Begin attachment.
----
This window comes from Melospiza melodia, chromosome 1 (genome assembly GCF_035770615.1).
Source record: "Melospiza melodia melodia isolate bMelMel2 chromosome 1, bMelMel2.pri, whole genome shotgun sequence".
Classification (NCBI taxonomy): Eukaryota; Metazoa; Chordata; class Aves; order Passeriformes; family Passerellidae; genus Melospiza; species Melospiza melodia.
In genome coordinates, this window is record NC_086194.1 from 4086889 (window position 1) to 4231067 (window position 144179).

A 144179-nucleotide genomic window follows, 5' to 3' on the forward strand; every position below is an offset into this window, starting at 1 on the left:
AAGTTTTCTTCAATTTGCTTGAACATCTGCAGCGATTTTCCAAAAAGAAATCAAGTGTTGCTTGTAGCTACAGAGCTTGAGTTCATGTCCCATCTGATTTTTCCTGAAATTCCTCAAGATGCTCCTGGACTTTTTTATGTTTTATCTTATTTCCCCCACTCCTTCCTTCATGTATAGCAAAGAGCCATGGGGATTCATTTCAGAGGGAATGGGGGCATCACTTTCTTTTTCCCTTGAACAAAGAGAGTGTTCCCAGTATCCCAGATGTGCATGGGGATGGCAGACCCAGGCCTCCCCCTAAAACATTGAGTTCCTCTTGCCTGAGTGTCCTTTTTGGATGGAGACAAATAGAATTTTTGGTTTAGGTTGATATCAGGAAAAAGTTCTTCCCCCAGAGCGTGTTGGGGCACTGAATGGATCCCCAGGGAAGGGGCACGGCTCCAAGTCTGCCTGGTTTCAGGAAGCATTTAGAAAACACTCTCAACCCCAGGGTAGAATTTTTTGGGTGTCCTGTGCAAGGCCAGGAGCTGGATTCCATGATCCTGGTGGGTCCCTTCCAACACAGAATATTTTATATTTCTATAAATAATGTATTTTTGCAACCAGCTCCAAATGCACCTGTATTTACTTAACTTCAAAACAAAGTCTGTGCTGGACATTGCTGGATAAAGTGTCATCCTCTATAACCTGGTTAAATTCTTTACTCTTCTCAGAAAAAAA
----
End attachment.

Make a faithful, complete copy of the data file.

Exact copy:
This window comes from Melospiza melodia, chromosome 1 (genome assembly GCF_035770615.1).
Source record: "Melospiza melodia melodia isolate bMelMel2 chromosome 1, bMelMel2.pri, whole genome shotgun sequence".
Classification (NCBI taxonomy): Eukaryota; Metazoa; Chordata; class Aves; order Passeriformes; family Passerellidae; genus Melospiza; species Melospiza melodia.
In genome coordinates, this window is record NC_086194.1 from 4086889 (window position 1) to 4231067 (window position 144179).

A 144179-nucleotide genomic window follows, 5' to 3' on the forward strand; every position below is an offset into this window, starting at 1 on the left:
AAGTTTTCTTCAATTTGCTTGAACATCTGCAGCGATTTTCCAAAAAGAAATCAAGTGTTGCTTGTAGCTACAGAGCTTGAGTTCATGTCCCATCTGATTTTTCCTGAAATTCCTCAAGATGCTCCTGGACTTTTTTATGTTTTATCTTATTTCCCCCACTCCTTCCTTCATGTATAGCAAAGAGCCATGGGGATTCATTTCAGAGGGAATGGGGGCATCACTTTCTTTTTCCCTTGAACAAAGAGAGTGTTCCCAGTATCCCAGATGTGCATGGGGATGGCAGACCCAGGCCTCCCCCTAAAACATTGAGTTCCTCTTGCCTGAGTGTCCTTTTTGGATGGAGACAAATAGAATTTTTGGTTTAGGTTGATATCAGGAAAAAGTTCTTCCCCCAGAGCGTGTTGGGGCACTGAATGGATCCCCAGGGAAGGGGCACGGCTCCAAGTCTGCCTGGTTTCAGGAAGCATTTAGAAAACACTCTCAACCCCAGGGTAGAATTTTTTGGGTGTCCTGTGCAAGGCCAGGAGCTGGATTCCATGATCCTGGTGGGTCCCTTCCAACACAGAATATTTTATATTTCTATAAATAATGTATTTTTGCAACCAGCTCCAAATGCACCTGTATTTACTTAACTTCAAAACAAAGTCTGTGCTGGACATTGCTGGATAAAGTGTCATCCTCTATAACCTGGTTAAATTCTTTACTCTTCTCAGAAAAAAA